Effects of diagnosis training software on the diagnostic fluency and self-confidence of school psychology graduate trainees
Ari S. Yares, Temple University, United States
Temple University . Awarded
The purpose of this study was to determine if simulation was an effective means of increasing diagnostic fluency and self-confidence in clinical skills in school psychology trainees. Thirty-seven masters and doctoral level school psychology trainees, divided into two groups, used the Diagnosis Training Simulator (DTS), a web-based simulator of the diagnostic process. Users were presented with a referral question and allowed to choose from a variety of assessment tools, each with a designated virtual time. DTS recorded the accuracy of each diagnosis and the amount of virtual time used as a measure of diagnostic fluency. Pre and postmeasures of self-confidence were taken using a modified version of the Trait Sport-Confidence Inventory developed by Vealy (1986) to reflect self-confidence in school psychology clinical skills. The experimental group used DTS five times while the control group used the website at the beginning and end of the study as a pre- and post-test. Analysis of the results indicated that there were no significant differences in the changes of diagnostic fluency and self-confidence between the experimental group and the control group. Further investigation of simulations that more closely model the diagnostic process is needed as well as more accurate measures of diagnostic fluency.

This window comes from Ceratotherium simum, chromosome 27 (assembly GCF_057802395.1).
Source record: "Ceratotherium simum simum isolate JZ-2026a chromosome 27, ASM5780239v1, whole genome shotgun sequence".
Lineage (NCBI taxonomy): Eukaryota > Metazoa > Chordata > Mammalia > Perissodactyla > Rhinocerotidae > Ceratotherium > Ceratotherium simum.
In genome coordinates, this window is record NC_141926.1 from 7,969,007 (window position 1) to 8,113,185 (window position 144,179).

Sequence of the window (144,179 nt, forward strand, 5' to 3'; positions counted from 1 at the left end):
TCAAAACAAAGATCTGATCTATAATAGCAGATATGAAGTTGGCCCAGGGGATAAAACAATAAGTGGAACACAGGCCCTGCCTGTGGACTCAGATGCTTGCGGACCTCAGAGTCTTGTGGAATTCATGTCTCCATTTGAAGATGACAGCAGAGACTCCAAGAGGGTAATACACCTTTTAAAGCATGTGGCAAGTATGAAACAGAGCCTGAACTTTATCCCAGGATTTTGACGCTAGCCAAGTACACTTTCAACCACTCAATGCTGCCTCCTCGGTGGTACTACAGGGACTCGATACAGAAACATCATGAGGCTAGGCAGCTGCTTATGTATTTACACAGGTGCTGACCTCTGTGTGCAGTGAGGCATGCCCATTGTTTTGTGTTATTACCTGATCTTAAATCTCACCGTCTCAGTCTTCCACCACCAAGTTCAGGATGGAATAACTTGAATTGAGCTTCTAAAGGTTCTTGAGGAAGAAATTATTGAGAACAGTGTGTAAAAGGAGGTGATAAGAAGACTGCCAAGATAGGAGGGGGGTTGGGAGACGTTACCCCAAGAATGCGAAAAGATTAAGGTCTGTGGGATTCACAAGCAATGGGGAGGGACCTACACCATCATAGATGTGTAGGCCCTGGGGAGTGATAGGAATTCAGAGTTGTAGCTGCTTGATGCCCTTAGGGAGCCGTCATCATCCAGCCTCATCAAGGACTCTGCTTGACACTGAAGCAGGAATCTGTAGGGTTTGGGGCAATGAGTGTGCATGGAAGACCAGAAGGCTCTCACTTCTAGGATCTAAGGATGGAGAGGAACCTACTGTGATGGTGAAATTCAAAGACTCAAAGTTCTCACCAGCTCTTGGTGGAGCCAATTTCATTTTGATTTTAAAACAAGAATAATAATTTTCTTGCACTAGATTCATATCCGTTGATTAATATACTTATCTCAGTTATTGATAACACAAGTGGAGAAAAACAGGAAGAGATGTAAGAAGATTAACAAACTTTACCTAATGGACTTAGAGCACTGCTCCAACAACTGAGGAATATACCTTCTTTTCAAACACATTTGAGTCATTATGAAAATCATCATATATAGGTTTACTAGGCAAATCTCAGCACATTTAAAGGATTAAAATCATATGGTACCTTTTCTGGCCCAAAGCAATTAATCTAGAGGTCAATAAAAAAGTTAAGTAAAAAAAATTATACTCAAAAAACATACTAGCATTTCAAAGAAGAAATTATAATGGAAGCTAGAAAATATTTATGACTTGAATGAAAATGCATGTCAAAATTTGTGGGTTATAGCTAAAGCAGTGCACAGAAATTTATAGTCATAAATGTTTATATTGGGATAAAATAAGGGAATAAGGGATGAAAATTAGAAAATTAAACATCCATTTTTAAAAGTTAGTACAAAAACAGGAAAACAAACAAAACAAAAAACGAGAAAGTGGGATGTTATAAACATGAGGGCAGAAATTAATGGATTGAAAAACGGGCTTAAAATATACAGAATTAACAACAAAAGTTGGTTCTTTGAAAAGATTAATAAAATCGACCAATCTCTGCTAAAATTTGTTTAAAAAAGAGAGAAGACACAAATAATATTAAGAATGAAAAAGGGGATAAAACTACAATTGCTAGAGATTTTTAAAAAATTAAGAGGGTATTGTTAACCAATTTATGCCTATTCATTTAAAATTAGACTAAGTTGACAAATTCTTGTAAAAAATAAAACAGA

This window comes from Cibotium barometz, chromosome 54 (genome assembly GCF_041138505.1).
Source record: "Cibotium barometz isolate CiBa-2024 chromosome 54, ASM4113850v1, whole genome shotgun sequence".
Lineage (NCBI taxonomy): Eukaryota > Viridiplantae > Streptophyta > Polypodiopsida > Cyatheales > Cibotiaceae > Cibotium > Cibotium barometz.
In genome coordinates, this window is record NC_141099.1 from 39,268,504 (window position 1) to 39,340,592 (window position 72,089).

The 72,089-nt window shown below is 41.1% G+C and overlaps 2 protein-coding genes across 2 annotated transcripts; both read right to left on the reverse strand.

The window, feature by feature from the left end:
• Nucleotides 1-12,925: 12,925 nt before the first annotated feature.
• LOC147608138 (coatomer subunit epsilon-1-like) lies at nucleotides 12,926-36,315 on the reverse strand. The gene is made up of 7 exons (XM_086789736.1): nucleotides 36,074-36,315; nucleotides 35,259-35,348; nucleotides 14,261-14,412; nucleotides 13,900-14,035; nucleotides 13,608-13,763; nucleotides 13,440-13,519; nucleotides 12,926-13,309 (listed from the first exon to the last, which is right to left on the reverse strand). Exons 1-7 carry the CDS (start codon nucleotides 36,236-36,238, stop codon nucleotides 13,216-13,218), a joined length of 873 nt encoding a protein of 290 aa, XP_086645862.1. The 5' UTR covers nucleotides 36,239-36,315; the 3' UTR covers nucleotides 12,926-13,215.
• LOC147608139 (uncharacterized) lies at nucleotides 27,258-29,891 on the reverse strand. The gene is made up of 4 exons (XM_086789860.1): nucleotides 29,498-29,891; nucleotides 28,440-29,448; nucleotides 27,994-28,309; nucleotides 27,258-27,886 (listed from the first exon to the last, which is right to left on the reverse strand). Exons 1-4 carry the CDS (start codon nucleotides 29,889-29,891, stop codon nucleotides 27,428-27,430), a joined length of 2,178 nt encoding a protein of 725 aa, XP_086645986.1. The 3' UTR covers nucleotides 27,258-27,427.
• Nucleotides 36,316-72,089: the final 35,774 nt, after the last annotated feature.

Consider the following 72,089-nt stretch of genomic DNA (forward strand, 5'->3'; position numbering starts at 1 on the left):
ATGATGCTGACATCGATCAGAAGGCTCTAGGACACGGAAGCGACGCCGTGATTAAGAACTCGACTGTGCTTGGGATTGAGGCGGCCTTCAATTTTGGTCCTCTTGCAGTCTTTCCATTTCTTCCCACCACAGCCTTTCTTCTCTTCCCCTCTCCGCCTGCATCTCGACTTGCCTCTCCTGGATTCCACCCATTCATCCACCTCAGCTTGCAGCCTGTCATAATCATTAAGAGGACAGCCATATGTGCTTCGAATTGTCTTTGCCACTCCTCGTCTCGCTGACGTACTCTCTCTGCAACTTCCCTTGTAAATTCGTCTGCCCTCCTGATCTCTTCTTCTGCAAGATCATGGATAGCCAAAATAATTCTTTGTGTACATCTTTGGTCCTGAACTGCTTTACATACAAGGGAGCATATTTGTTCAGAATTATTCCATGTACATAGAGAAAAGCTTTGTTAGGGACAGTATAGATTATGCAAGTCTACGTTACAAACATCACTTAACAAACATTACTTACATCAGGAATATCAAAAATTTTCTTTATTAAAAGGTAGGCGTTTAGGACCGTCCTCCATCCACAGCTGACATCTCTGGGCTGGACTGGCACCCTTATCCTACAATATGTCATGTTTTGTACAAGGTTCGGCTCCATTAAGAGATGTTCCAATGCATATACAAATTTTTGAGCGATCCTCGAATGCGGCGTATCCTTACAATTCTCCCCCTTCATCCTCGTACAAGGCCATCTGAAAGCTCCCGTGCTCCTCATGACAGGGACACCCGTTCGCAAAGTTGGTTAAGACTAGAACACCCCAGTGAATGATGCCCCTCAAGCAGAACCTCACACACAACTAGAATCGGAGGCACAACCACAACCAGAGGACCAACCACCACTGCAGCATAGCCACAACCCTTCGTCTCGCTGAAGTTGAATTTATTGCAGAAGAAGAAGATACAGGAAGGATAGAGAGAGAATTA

Yares, A.S. Effects of diagnosis training software on the diagnostic fluency and self-confidence of school psychology graduate trainees. Ph.D. thesis, Temple University.
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